Taking a step back in time can make it easier to see the trees, so to speak. Ancient settings provide a sense of distance, which can be handy when exploring complex subjects.  For example, one theme in The Fates is the nature of power: who wields it wisely, who abuses it, and who gets trampled along the way. A universal and timeless question, as significant in ancient Greece as today. Told through the lens of adventures with Gods and monsters, heroines and heroes, I can explore big issues such as this in an exciting and engaging narrative – and crucially, without descending into polemic.

In writing the past, I find a freedom to plunge into fictional voices. I am reminded of Tim O’Brien’s ‘story-truth is sometimes truer than happening-truth’, and Emily Dickinson’s ‘tell the truth but tell it slant’. I have a penchant for slipping things under the radar, telling the stories of those who don’t make it into the history books. In The Fates, I take these overlooked and sidelined characters, place them centre stage and give them the opportunity to speak for themselves, and tell their side.

However, I need more than ‘feisty’ women waving swords around. There’s an emotional core to The Fates, exploring where we might find hope in difficult times, or how it’s possible to sustain love when surrounded by greed and devastation.

And always, I keep Tom Clancy’s advice in mind: ‘tell the damn story’.

At heart, I’m interested in creating people who are generous and greedy, curious and silly, striving, cantankerous, nurturing, disobedient, sneaky and self-serving. Characters with unrequited desires because of guilt, self-denial, or fear of social condemnation. In short, characters who live and breathe and change as their desires change and develop. They get their hands dirty, struggling against the odds as they seize their own destiny.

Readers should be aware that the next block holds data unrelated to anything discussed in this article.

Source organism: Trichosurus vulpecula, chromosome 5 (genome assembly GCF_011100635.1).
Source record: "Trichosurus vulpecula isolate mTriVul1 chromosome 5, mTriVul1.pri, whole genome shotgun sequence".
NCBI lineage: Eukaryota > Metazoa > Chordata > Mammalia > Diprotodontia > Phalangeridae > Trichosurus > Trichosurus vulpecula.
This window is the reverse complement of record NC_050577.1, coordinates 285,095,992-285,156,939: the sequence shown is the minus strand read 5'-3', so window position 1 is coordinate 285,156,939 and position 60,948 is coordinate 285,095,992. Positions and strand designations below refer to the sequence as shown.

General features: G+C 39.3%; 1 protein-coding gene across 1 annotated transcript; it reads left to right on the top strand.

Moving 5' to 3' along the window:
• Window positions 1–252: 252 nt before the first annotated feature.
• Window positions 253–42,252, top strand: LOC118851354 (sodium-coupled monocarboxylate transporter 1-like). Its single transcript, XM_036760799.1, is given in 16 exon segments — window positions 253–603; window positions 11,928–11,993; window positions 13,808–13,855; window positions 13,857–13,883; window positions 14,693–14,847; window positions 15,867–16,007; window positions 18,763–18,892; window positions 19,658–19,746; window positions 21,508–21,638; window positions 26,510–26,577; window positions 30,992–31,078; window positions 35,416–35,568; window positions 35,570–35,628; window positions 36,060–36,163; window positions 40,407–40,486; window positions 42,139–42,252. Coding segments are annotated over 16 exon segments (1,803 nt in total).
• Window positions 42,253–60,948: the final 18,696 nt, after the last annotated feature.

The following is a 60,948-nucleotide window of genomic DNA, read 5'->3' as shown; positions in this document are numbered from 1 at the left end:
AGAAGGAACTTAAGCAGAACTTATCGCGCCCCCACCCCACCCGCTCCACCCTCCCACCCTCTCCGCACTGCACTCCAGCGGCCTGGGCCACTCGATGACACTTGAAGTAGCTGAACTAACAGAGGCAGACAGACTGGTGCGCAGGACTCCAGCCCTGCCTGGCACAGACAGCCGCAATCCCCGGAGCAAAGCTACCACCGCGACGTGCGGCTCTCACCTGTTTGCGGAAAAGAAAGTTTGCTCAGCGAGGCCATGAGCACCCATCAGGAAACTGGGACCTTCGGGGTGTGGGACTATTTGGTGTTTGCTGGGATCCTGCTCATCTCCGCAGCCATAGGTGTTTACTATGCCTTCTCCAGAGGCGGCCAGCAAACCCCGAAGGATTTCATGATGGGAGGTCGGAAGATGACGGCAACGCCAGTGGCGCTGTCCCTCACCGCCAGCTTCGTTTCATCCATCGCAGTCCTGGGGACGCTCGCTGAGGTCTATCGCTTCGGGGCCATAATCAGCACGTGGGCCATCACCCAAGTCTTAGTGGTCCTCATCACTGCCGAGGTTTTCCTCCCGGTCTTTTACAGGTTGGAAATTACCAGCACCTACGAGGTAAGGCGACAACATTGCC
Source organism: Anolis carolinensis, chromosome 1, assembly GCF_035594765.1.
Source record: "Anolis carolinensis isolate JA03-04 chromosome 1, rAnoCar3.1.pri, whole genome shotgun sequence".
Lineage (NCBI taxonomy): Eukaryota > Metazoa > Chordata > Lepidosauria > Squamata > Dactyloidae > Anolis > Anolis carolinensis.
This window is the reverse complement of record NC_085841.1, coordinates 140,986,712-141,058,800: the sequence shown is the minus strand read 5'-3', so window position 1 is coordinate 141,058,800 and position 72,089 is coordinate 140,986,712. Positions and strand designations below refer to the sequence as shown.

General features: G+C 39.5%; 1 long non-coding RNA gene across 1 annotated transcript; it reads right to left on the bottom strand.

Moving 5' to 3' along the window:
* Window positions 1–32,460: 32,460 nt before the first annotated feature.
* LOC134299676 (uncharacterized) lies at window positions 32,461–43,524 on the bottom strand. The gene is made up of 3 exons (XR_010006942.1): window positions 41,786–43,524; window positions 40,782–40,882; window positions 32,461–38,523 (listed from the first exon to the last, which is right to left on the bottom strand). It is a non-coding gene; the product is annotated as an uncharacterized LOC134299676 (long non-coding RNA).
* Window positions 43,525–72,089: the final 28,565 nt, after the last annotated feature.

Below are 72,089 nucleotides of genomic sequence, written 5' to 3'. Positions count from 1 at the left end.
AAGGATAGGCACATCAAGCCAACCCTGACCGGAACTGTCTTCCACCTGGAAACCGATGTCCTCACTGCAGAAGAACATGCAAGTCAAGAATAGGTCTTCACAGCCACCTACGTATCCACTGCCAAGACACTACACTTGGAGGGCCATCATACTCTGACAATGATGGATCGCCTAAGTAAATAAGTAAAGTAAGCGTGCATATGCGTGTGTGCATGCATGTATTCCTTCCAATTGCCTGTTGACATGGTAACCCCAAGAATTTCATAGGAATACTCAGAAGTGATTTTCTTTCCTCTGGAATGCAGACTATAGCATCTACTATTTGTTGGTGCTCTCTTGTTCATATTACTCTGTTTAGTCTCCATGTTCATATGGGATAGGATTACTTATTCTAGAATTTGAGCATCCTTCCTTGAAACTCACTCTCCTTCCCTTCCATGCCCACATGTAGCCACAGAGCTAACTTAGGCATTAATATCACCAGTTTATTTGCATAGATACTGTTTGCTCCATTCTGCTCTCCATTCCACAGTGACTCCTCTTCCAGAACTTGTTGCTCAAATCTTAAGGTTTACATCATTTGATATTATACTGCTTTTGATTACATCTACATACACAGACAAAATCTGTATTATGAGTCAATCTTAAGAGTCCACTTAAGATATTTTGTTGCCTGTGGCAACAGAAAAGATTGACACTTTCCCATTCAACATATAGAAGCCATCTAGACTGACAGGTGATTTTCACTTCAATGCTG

In the words of Atalanta in The Fates: ‘I rescue myself.’

(c) Rosie Garland

Rosie Garland author photo (c) Carri Angel, Rivendell Studios

About The Fates by Rosie Garland:

You’ve heard the legends, now hear their truth . . .

Before Gods and mortals, there were The Fates – three sisters born out of Nyx’s darkness, destined to weave the lives, and deaths, of humankind for eternity.

But immortality is a heavy burden, and Clotho, Lachesis and Atropos are captivated by the gloriously human lives of the mortals below, especially those of the great warrior Atalanta and her ill-fated lover, Meleager.

However, being a Goddess of Fate doesn’t make you a master of it. Will these three sisters find a way to free the couple, and themselves, from their destinies? Or will they be bound by Fate forever?

The Fates by Rosie Garland is published by Quercus in Hardback, Ebook and Audiobook. Order your copy online here.

About the author

Rosie Garland has a passion for language nurtured by public libraries. She writes poetry, long and short fiction and sings with post-punk band The March Violets.

Rosie is the author of ‘The Palace of Curiosities’ (which won the Mslexia Novel Competition and was longlisted for the Desmond Elliott Prize), ‘Vixen’ and ‘The Night Brother’, which was described by The Times as “a delight…with shades of Angela Carter.” Her new novel, ‘The Fates’ (Quercus) is a retelling of the Greek myth of the Fates.

Her latest poetry collection, ‘What Girls do the Dark’ (Nine Arches Press), was shortlisted for the 2021 Polari Prize. Val McDermid has named her one of the most compelling LGBT+ writers in the UK today. In 2018-2019 she was inaugural Writer-in-Residence at The John Rylands Library, Manchester, and in 2023 was made a Fellow of The Royal Society of Literature.